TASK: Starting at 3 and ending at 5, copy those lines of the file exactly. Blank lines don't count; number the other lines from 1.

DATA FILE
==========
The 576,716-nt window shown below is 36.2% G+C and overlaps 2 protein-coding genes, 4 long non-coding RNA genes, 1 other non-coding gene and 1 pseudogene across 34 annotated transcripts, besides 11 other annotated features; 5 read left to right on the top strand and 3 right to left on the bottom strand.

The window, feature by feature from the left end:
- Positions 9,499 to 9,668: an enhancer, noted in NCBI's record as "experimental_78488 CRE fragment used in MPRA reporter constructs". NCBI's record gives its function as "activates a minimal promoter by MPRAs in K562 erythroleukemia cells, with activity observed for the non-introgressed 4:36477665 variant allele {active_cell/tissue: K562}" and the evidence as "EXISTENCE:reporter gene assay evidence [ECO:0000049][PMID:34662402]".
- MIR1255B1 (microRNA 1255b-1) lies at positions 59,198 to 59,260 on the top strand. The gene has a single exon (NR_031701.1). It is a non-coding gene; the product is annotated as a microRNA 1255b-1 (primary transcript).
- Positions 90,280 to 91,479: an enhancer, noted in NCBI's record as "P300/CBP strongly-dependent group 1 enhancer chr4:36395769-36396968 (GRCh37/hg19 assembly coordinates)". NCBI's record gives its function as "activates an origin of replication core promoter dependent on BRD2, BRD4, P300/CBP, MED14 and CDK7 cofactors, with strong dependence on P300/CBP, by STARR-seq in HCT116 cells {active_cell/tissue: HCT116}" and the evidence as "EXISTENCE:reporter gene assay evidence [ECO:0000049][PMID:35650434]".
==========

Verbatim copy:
- Positions 9,499 to 9,668: an enhancer, noted in NCBI's record as "experimental_78488 CRE fragment used in MPRA reporter constructs". NCBI's record gives its function as "activates a minimal promoter by MPRAs in K562 erythroleukemia cells, with activity observed for the non-introgressed 4:36477665 variant allele {active_cell/tissue: K562}" and the evidence as "EXISTENCE:reporter gene assay evidence [ECO:0000049][PMID:34662402]".
- MIR1255B1 (microRNA 1255b-1) lies at positions 59,198 to 59,260 on the top strand. The gene has a single exon (NR_031701.1). It is a non-coding gene; the product is annotated as a microRNA 1255b-1 (primary transcript).
- Positions 90,280 to 91,479: an enhancer, noted in NCBI's record as "P300/CBP strongly-dependent group 1 enhancer chr4:36395769-36396968 (GRCh37/hg19 assembly coordinates)". NCBI's record gives its function as "activates an origin of replication core promoter dependent on BRD2, BRD4, P300/CBP, MED14 and CDK7 cofactors, with strong dependence on P300/CBP, by STARR-seq in HCT116 cells {active_cell/tissue: HCT116}" and the evidence as "EXISTENCE:reporter gene assay evidence [ECO:0000049][PMID:35650434]".